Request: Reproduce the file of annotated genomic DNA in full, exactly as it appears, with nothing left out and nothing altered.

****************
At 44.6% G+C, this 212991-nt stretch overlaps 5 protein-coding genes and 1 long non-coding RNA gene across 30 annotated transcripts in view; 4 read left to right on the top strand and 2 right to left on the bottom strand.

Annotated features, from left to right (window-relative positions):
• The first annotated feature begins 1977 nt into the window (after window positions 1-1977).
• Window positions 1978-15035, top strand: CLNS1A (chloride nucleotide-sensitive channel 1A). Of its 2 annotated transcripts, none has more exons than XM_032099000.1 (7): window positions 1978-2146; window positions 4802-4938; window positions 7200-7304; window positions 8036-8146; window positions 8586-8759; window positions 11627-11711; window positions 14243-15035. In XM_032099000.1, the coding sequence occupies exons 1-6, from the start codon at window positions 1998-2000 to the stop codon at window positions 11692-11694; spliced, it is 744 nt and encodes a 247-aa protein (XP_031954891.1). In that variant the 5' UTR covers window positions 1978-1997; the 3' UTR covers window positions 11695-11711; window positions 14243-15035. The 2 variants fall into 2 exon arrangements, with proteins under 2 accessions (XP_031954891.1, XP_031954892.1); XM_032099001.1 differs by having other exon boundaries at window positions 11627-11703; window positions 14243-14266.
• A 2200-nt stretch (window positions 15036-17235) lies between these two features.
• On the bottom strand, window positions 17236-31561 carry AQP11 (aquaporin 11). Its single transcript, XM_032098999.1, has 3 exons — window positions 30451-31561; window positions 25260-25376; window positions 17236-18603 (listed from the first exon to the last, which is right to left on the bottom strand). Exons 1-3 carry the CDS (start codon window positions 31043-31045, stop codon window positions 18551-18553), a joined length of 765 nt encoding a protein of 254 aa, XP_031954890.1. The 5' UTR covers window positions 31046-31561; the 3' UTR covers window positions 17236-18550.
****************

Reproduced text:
At 44.6% G+C, this 212991-nt stretch overlaps 5 protein-coding genes and 1 long non-coding RNA gene across 30 annotated transcripts in view; 4 read left to right on the top strand and 2 right to left on the bottom strand.

Annotated features, from left to right (window-relative positions):
• The first annotated feature begins 1977 nt into the window (after window positions 1-1977).
• Window positions 1978-15035, top strand: CLNS1A (chloride nucleotide-sensitive channel 1A). Of its 2 annotated transcripts, none has more exons than XM_032099000.1 (7): window positions 1978-2146; window positions 4802-4938; window positions 7200-7304; window positions 8036-8146; window positions 8586-8759; window positions 11627-11711; window positions 14243-15035. In XM_032099000.1, the coding sequence occupies exons 1-6, from the start codon at window positions 1998-2000 to the stop codon at window positions 11692-11694; spliced, it is 744 nt and encodes a 247-aa protein (XP_031954891.1). In that variant the 5' UTR covers window positions 1978-1997; the 3' UTR covers window positions 11695-11711; window positions 14243-15035. The 2 variants fall into 2 exon arrangements, with proteins under 2 accessions (XP_031954891.1, XP_031954892.1); XM_032099001.1 differs by having other exon boundaries at window positions 11627-11703; window positions 14243-14266.
• A 2200-nt stretch (window positions 15036-17235) lies between these two features.
• On the bottom strand, window positions 17236-31561 carry AQP11 (aquaporin 11). Its single transcript, XM_032098999.1, has 3 exons — window positions 30451-31561; window positions 25260-25376; window positions 17236-18603 (listed from the first exon to the last, which is right to left on the bottom strand). Exons 1-3 carry the CDS (start codon window positions 31043-31045, stop codon window positions 18551-18553), a joined length of 765 nt encoding a protein of 254 aa, XP_031954890.1. The 5' UTR covers window positions 31046-31561; the 3' UTR covers window positions 17236-18550.